|LETTER TO EDITOR
|Year : 2021 | Volume
| Issue : 1 | Page : 98-99
Reply to letter to editor: Choroidal thickness in pediatric population
Javad Heravian Shandiz1, Mohsen Heirani1, Ahmad Shojaei2, Foroozan Narooie-Noori3
1 Refractive Errors Research Center; Department of Optometry, School of Paramedical Sciences, Mashhad University of Medical Sciences, Mashhad, Iran
2 Basir Eye Health Research Center, Tehran, Iran
3 Department of Optometry, School of Rehabilitation Sciences, Iran University of Medical Sciences, Tehran, Iran
|Date of Submission||14-Aug-2020|
|Date of Decision||29-Aug-2020|
|Date of Acceptance||29-Aug-2020|
|Date of Web Publication||26-Mar-2021|
Department of Optometry, School of Paramedical Sciences, Mashhad University of Medical Sciences, Mashhad
Source of Support: None, Conflict of Interest: None
|How to cite this article:|
Heravian Shandiz J, Heirani M, Shojaei A, Narooie-Noori F. Reply to letter to editor: Choroidal thickness in pediatric population. J Curr Ophthalmol 2021;33:98-9
|How to cite this URL:|
Heravian Shandiz J, Heirani M, Shojaei A, Narooie-Noori F. Reply to letter to editor: Choroidal thickness in pediatric population. J Curr Ophthalmol [serial online] 2021 [cited 2021 Apr 18];33:98-9. Available from: http://www.jcurrophthalmol.org/text.asp?2021/33/1/98/312173
We thank Dr. Prousali Efthymia et al. for their perceptive comments on our research. Their letter concerned primarily regarding the trend of choroidal thickness changes during childhood. The main objective of our study was to characterize the distribution of choroidal thickness profile in healthy Iranian children and adults at different age groups from 4 to 60 years old. The different kinds of refractive errors were labeled for each age group. The purpose of the study necessitated performing the examinations on a large sample of subjects from childhood to adulthood with different types of refractive errors. One limitation of our study was that we could not easily find a large number of children up to 10-year-old with different types of refractive errors to include in the study. However, considering the poor cooperation of children in the prolonged process of examinations and compared with previous studies, the number of pediatric subjects in the present study seems to be reasonable., By considering age as a factor, we inevitably included 45 cases under the age of 10 years as the children's group which was to some extent lower than the other age groups. Based on the present data, we found a decreasing trend in children that agree well with existing studies.,, In line with our study, Nagasawa et al. found a significantly thicker choroidal profile in children compared with adults. However, in the discussion part of the paper, we stated that there were conflicting results regarding the effect of age on choroidal thickness in children.,, As an example, Bidaut-Garnier et al. found a positive correlation between choroidal thickness and age in the pediatric population (R = 0.056, P = 0.0017). In another study, Read et al. found a significantly thinner choroid (337 ± 65 μm, P < 0.05) in 4- to 6-year-old children compared with 7- to 9-year-old children (337 ± 65 μm, P < 0.05). The discrepancies might be attributed to the different patient selection criteria, choroidal thickness measurement methods, and ethnicity variations. A key strength of the current research lies within the fact that we included both children and adult subjects, and hence, the sample size was much larger than was previously used in similar studies.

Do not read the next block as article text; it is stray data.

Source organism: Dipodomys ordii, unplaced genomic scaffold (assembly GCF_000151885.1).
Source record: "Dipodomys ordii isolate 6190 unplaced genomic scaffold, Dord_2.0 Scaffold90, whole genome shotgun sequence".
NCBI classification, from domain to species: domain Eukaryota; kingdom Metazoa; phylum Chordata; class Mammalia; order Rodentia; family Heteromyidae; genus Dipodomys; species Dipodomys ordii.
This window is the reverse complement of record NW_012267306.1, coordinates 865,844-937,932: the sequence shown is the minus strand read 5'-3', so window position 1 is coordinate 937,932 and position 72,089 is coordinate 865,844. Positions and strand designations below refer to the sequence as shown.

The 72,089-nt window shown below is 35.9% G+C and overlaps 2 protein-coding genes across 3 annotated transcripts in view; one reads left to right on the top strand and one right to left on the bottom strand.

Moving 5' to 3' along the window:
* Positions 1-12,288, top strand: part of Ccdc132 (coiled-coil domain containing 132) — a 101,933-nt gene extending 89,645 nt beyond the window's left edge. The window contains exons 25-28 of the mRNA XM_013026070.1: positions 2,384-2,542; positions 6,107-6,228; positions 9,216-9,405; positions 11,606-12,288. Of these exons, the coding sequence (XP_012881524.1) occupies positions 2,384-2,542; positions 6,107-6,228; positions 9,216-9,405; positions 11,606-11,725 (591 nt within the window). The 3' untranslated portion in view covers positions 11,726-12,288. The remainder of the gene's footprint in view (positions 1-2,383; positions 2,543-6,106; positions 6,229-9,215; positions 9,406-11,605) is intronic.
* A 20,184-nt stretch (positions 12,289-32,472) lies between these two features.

The second concern was that we did not include the exact numerical values of the choroidal thickness of each age group. We demonstrated the average horizontal, vertical, and total choroidal thicknesses (mean vertical and horizontal choroidal thickness profiles) in different age groups in [Figure 6]. The numerical values for the average horizontal, vertical, and total choroidal thickness of children under the age of 10 were 343.4 ± 62.96, 372.99 ± 59.69, and 356.44 ± 59.27, respectively. In addition, we considered 6 years of age groups and did not categorize children and young adults into narrower subgroups due to the goal of the study, which was a comparison in all age groups, and also in order to prevent excessive data presentation. In future work, it may be useful to study choroidal thickness in a large sample of pediatric population.
As acknowledged by Dr. Prousali Efthymia, we stated that we were limited to perform the method of cycloplegic refraction for evaluating the refractive error of the young subjects. This limitation was due to the large sample size and multiple examinations. Cycloplegic refraction is a time-consuming and aggressive procedure and might cause losing some subjects for our prolonged examinations. We reviewed the literature, and therefore, in line with previous studies, we administered most plus subjective refraction for analyzing refraction data.,,
The final comment referred to incoherent reported data in [Table 5]. We do not disagree with their comment; however, it would be worth noting that the main reason for collecting previous findings was to demonstrate the differences in the values of choroidal thickness due to the variety of factors such as sample size, age of participants, ethnicity, and instrumentation. We acknowledge the importance of standardizing choroidal thickness data and that these different factors make it difficult to compare this study with other cross-sectional studies of the choroidal profile.
Financial support and sponsorship
Conflicts of interest
There are no conflicts of interest.
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